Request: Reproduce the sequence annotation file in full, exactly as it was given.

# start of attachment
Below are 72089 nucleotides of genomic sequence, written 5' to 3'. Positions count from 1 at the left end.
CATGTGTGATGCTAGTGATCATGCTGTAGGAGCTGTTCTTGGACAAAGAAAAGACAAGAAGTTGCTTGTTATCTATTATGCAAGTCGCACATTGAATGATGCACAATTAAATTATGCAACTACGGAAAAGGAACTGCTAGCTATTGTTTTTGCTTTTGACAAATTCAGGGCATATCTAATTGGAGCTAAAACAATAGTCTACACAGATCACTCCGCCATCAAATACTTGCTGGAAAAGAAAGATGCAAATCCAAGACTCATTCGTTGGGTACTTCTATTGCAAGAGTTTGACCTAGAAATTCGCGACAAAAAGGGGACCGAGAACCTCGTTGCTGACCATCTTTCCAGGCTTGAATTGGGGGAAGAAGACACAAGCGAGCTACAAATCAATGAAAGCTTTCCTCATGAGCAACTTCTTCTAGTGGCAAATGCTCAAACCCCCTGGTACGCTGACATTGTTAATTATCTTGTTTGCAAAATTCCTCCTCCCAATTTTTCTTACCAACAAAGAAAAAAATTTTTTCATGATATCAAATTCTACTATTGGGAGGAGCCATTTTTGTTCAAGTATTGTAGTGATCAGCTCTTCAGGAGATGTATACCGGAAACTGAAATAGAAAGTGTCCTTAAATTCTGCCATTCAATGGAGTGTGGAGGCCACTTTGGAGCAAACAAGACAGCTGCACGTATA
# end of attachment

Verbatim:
Below are 72089 nucleotides of genomic sequence, written 5' to 3'. Positions count from 1 at the left end.
CATGTGTGATGCTAGTGATCATGCTGTAGGAGCTGTTCTTGGACAAAGAAAAGACAAGAAGTTGCTTGTTATCTATTATGCAAGTCGCACATTGAATGATGCACAATTAAATTATGCAACTACGGAAAAGGAACTGCTAGCTATTGTTTTTGCTTTTGACAAATTCAGGGCATATCTAATTGGAGCTAAAACAATAGTCTACACAGATCACTCCGCCATCAAATACTTGCTGGAAAAGAAAGATGCAAATCCAAGACTCATTCGTTGGGTACTTCTATTGCAAGAGTTTGACCTAGAAATTCGCGACAAAAAGGGGACCGAGAACCTCGTTGCTGACCATCTTTCCAGGCTTGAATTGGGGGAAGAAGACACAAGCGAGCTACAAATCAATGAAAGCTTTCCTCATGAGCAACTTCTTCTAGTGGCAAATGCTCAAACCCCCTGGTACGCTGACATTGTTAATTATCTTGTTTGCAAAATTCCTCCTCCCAATTTTTCTTACCAACAAAGAAAAAAATTTTTTCATGATATCAAATTCTACTATTGGGAGGAGCCATTTTTGTTCAAGTATTGTAGTGATCAGCTCTTCAGGAGATGTATACCGGAAACTGAAATAGAAAGTGTCCTTAAATTCTGCCATTCAATGGAGTGTGGAGGCCACTTTGGAGCAAACAAGACAGCTGCACGTATA